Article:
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Canadian System of Environmental–Economic Accounts: Energy use and greenhouse gas emissions, 2018

Released: 2021-03-26

Canada's economy has been growing at a faster pace than its industrial greenhouse gas (GHG) emissions. The economy grew 2.4% a year on average from 2009 to 2018, while industrial GHG emissions (+0.8%) rose at one-third the pace. The main reason for the difference is how Canadians sourced energy to heat and power their homes and businesses over that decade.

The data on energy use and GHG emissions presented in this release reflect the economic activities of industries, households and governments that contributed to Canada's gross domestic product (GDP) in 2018. These data therefore reveal trends prior to the COVID-19 pandemic. Physical distancing measures and various restrictions on economic activity because of COVID-19 have altered these trends, and changes will be confirmed once the data for 2020 become available.

These GHG emission estimates are based on the United Nations System of Environmental–Economic Accounting (SEEA) guidelines and are closely linked to economic statistics. They differ from the GHG emission estimates released by Environment and Climate Change Canada (ECCC), which is responsible for producing the National Inventory Report on Greenhouse Gas Sources and Sinks in Canada. ECCC's inventory is the official benchmark for GHG emissions in Canada and is based on the guidelines from the United Nations Framework Convention on Climate Change.

For more information on the methodological differences between these two data products, see the graphic Complementary approaches to reporting Canada's greenhouse gas emissions.

The coal phase-out for electricity generation has lowered industrial GHG emissions

From 2009 to 2018, the Canadian economy (+23.2%), the total energy used by industries (+11.9%) and industrial GHG emissions (+7.6%) all increased. However, emissions rose at less than one-third the pace of economic growth and almost two-thirds that of industrial energy use.

One reason why economic growth and industrial energy use are growing faster than GHG emissions is that the electric power generation, transmission and distribution industry has been shifting away from coal toward less GHG-intensive energy sources for generating electricity. From 2009 to 2018, GHG emissions from this industry fell by 32.5%, while GDP for the industry rose 12.8%.

Overall, direct industrial GHG emission intensity was down 0.7% to 0.33 kilotonnes per million dollars of GDP from 2017 to 2018, while direct industrial energy intensity rose 0.5% to 4.73 terajoules per million dollars of GDP.

Chart 1  Chart 1: Industrial greenhouse gas (GHG) emissions have grown at a slower pace than total gross domestic product (GDP)
Industrial greenhouse gas (GHG) emissions have grown at a slower pace than total gross domestic product (GDP)

Chart 2  Chart 2: Divergence between greenhouse gas (GHG) emissions and gross domestic product (GDP) in the electric power generation, transmission and distribution industry
Divergence between greenhouse gas (GHG) emissions and gross domestic product (GDP) in the electric power generation, transmission and distribution industry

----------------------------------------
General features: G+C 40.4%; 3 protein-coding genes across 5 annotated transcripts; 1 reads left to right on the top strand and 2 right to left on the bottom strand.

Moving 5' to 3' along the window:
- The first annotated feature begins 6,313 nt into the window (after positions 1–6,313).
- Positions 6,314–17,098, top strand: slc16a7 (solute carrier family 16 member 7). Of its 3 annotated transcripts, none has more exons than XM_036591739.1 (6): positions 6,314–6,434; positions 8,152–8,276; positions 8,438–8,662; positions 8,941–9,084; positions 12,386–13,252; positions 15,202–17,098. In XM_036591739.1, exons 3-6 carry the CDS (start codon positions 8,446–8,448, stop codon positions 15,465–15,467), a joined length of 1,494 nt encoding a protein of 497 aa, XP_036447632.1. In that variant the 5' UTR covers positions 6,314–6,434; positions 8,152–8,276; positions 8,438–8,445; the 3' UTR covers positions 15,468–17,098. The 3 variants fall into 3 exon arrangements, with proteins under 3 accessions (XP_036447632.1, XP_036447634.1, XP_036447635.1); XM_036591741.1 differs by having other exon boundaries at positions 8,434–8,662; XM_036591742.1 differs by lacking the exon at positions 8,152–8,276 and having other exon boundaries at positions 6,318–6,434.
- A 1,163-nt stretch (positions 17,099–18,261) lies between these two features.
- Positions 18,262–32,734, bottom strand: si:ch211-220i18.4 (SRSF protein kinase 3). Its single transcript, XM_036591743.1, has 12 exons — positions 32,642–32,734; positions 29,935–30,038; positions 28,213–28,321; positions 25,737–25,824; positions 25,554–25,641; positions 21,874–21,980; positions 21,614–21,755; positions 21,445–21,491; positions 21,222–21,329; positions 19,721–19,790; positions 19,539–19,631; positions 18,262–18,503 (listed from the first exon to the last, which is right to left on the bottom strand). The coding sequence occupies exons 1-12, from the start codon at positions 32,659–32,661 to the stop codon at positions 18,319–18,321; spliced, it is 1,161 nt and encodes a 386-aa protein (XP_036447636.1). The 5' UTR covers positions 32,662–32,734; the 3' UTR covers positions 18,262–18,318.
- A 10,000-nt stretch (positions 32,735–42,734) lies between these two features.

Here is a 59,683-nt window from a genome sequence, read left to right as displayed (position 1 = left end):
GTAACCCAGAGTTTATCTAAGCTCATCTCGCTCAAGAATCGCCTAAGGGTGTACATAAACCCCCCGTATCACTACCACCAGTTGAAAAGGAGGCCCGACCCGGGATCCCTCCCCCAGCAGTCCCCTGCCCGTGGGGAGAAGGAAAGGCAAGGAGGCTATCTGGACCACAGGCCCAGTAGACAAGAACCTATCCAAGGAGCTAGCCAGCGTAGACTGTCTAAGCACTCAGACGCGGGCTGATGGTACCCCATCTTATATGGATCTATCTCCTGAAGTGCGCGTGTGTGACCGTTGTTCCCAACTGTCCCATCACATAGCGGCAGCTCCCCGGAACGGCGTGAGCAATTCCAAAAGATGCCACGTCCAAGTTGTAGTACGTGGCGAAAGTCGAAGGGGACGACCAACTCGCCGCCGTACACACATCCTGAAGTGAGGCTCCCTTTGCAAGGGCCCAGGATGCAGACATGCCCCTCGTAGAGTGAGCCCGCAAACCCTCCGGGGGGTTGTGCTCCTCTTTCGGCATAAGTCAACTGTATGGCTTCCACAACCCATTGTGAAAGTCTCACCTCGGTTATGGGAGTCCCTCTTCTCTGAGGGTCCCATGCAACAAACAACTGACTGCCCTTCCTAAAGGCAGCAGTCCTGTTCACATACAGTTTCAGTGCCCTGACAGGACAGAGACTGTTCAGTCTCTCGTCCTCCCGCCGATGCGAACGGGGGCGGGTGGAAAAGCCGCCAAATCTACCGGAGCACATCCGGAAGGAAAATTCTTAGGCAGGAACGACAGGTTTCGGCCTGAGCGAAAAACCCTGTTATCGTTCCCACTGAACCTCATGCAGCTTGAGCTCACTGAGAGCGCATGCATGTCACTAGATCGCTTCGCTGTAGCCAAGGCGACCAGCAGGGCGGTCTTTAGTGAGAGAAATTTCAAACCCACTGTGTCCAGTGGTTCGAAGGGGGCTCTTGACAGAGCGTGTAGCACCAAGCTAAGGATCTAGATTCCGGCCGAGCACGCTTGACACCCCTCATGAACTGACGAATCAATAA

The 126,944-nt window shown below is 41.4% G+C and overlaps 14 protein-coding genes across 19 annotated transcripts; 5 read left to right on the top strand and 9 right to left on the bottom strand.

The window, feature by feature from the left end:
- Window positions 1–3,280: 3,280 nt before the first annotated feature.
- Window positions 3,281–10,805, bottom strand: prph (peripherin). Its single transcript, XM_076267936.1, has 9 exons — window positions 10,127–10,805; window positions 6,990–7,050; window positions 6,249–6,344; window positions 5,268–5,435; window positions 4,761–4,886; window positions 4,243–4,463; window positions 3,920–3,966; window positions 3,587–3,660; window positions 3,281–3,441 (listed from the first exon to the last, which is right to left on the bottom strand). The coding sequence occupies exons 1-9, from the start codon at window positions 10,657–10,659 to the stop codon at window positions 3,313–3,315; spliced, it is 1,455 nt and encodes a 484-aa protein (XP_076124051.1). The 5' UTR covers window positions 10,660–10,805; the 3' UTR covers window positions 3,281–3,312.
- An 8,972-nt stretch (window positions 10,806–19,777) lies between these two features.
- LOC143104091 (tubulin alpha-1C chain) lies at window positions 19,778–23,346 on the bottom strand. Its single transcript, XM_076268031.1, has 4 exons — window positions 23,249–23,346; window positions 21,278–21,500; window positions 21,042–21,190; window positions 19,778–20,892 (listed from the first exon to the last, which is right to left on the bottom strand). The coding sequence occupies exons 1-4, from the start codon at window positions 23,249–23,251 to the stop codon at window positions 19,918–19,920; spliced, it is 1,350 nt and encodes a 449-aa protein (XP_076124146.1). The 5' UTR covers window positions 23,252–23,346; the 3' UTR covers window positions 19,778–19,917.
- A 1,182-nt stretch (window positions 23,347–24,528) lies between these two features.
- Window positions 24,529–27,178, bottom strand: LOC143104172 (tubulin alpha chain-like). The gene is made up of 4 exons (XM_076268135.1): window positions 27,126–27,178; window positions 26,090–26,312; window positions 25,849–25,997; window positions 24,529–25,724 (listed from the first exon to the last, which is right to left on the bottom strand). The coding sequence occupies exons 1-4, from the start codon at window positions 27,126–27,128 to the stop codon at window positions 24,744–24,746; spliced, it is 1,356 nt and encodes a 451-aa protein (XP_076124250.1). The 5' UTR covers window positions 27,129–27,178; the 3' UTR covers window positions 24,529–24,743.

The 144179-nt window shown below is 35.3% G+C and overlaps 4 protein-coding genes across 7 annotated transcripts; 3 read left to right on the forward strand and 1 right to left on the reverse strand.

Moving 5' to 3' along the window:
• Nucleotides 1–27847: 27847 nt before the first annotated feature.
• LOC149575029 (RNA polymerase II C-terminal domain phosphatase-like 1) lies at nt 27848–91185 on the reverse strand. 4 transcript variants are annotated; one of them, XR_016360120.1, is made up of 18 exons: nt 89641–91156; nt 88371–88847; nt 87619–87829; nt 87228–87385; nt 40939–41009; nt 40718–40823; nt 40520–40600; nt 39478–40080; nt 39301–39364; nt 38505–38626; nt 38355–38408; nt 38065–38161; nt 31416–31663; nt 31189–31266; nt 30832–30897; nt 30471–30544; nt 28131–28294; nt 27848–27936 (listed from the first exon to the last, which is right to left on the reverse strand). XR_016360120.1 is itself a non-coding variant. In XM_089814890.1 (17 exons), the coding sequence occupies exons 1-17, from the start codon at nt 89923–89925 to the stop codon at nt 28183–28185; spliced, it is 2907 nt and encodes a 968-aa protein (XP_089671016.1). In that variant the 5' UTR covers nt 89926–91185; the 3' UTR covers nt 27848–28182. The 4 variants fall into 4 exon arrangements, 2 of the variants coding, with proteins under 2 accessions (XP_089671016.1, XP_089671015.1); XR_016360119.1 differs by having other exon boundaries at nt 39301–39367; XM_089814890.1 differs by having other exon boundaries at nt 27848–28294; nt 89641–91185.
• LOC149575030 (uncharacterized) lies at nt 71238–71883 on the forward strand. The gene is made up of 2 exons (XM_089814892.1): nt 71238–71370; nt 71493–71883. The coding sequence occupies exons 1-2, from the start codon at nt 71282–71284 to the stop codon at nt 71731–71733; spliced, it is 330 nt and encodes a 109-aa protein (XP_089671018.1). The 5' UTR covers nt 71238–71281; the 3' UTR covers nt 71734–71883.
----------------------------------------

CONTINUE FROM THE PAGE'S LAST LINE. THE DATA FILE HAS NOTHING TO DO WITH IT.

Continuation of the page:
The oil and gas extraction industry remains Canada's top industrial energy user

The oil and gas extraction industry remained Canada's top industrial user of energy in 2018, with 16.5% of total energy used by this industry. Oil and gas extraction has been the highest GHG-emitting industry for the decade from 2009 to 2018, and it was responsible for 20.9% of Canada's total GHG emissions in 2018. The oil and gas extraction industry has shown growth in GHG emissions and GDP over this decade.

Chart 3  Chart 3: Indexed greenhouse gas (GHG) emissions and gross domestic product (GDP) for the oil and gas extraction industry
Indexed greenhouse gas (GHG) emissions and gross domestic product (GDP) for the oil and gas extraction industry

Households account for almost one-quarter of the total energy used in Canada

The residential sector continued to consume more energy than any individual industrial sector, accounting for almost one-quarter (24.3%) of Canada's total energy use in 2018, up 0.4 percentage points from 2017. This amounted to 79.6 gigajoules of household energy use per person, or the equivalent to the energy required to browse the Internet for about 50 years straight.

Although households accounted for almost one-quarter of the energy used in 2018, they were responsible for less than one-fifth (19.1%) of Canada's total GHG emissions in 2018, mainly because of the large share of household energy coming from electricity.

Household emissions per capita represent the average amount of household GHG emissions generated by a single Canadian and exclude all industrial emissions. Examples of household final consumption include buying gasoline for a vehicle or natural gas to heat a home. A region's available fuel mix, climate, average household size and average household income all influence per capita emissions.

In 2018, Canada's per capita household GHG emissions increased 3.5% to 4.1 tonnes per person.

For international context, other countries with SEEA-based air emissions accounts, such as the United Kingdom, France, Norway and Germany, reported household emissions per capita ranging from 1.0 to 2.3 tonnes for 2018.

British Columbia has the lowest per capita household GHG emissions among the provinces, while Atlantic Canada has among the highest

British Columbia (3.1 tonnes) produced the lowest per capita household GHG emissions among the provinces in 2018. Manitoba (3.5 tonnes), Ontario (4.0 tonnes) and Quebec (3.9 tonnes) were also all below the national per capita level of 4.1 tonnes.

Per capita household GHG emissions were highest in Prince Edward Island (6.3 tonnes) and Newfoundland and Labrador and Nova Scotia (both at 6.0 tonnes). One reason for the high household GHG emissions in the Atlantic provinces is the prevalence of fuel oil to heat homes.